BENNIE MEEKS had had enough. Earlier this year, he and other community activists took a Chicago landlord to court and forced him to close a drug-dealing headquarters just across from a neighborhood school in the Austin community on the city's West Side. When a rape and an assault occurred in a nearby building occupied by drug users, the activists took matters into their own hands. They boarded up the offensive building themselves.
Communities around the country have become so outraged by the drug problem that they have begun to fight back. The movement is spontaneous and broadly based. It represents perhaps the first stirrings of a grass-roots backlash against drugs.
Some groups have focused on the drug dealers; others have tried to help potential users.
Every morning, Jack Eicholtzer sits in a neighborhood restaurant in Hartford, Conn., gathering material about local drug-dealing. A network of more than a dozen local residents writes down names, addresses, descriptions, and license-plate numbers of suspected dealers and then passes it on to Mr. Eicholtzer, who forwards it to the Hartford police.
``People are clamoring, believe it or not, for more contact with the police,'' says police Capt. Larry Jetmore, who is spearheading the department's community outreach. Information from Eicholtzer's group allowed undercover agents to make a drug buy and arrest four people last week on drug-related charges. The group's tipoffs sometimes allow police to wrap up cases in days instead of weeks, Captain Jetmore says.
Signs of success
Perhaps the best sign of the community groups' success, however, is the dealers' response.
A fire of suspicious origin burned Eicholtzer's neighborhood laundry a year ago. ``They torched me and I am still there,'' he says. ``I am determined.''
In Chicago, Mr. Meeks found a bottle-bomb in back of his house that didn't go off. And in Boston, police have posted 24-hour surveillance on community drug-fighter Georgette Watson after receiving tips that gang members had set a price on her life.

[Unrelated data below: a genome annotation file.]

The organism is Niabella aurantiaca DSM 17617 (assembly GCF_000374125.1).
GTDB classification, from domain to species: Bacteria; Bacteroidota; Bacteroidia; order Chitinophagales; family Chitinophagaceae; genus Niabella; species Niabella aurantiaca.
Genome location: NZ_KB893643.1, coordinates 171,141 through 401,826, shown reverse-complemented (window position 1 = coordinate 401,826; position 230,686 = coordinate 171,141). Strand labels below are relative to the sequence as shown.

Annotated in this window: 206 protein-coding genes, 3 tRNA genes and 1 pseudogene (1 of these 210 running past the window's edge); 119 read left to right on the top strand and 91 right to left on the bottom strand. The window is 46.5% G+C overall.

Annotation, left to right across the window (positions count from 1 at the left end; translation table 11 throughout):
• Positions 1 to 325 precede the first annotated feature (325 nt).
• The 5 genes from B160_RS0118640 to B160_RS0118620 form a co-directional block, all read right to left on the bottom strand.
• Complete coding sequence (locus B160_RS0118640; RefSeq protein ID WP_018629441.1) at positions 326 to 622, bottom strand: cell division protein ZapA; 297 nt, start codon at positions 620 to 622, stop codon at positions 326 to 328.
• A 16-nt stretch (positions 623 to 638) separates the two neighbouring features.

Some 500 activists and others gathered last week in Chicago for a three-day conference on how to fight the drug problem at the grass-roots level. The program was sponsored by the National Training and Information Center (NTIC), a Chicago-based housing group that has decided to take on the fight against drugs as well.
``Before coming, some groups were very afraid to do stuff, very afraid of the drug dealers,'' says Jaci Feldman, project director for the center. But interest is so strong that she predicts more and more groups will take stronger steps against dealers. ``I see in the 1990s people taking to the streets and taking over the streets,'' she says.
In an unusual move, the Justice Department in January decided to fund NTIC antidrug projects in eight cities, from Hartford to Des Moines to Oakland, Calif.
Specific tactics for fighting drugs at the street level are still evolving, various community groups say. But some overall strategies are becoming clear:
Watching out for drugs. Because residents know a lot about what is going on in their neighborhood, community groups have started to gather this information. One of the more successful methods is prestamped postcards that people fill out anonymously with information about drug activities and then send to the local antidrug group. The postcards work better than phone calls because people are afraid their voices would be recognized, says Brenda LaBlanc, board president of the Des Moines Citizens for Community Improvement.
Close cooperation with police. It is essential, according to activists, because it lets police use potentially valuable information and gives the community more clout in asking for increased police patrols of specific areas.
Public action. Community picnics and marches in drug areas disrupt the dealing and dramatize the problem to local politicians. Two weeks ago 100 concerned citizens on the east side of Waterloo, Iowa, held a rally to celebrate the cleaning up of a local park that had been rife with drug dealing. ``It helps spread the word that people care,'' says Russ Tidwell, who is a board member of the drug task force of the Iowa Citizens for Community Improvement. It was local pressure that convinced police to patrol the park 16 hours a day until the dealers left for good.
While these community groups can claim some success for curbing the supply of drugs in specific neighborhoods, they are ultimately aiming at curbing the demand for drugs.
``We are talking about the user,'' Meeks says. ``We don't have any drug treatment for those kids out there in the Austin area.'' There are programs and private hospitals, but neither of them provide the long-term care that can keep children drug free for 90 to 120 days, Meeks says.
``We have to start looking at this as something other than a law-enforcement problem,'' says Jetmore of the Hartford police.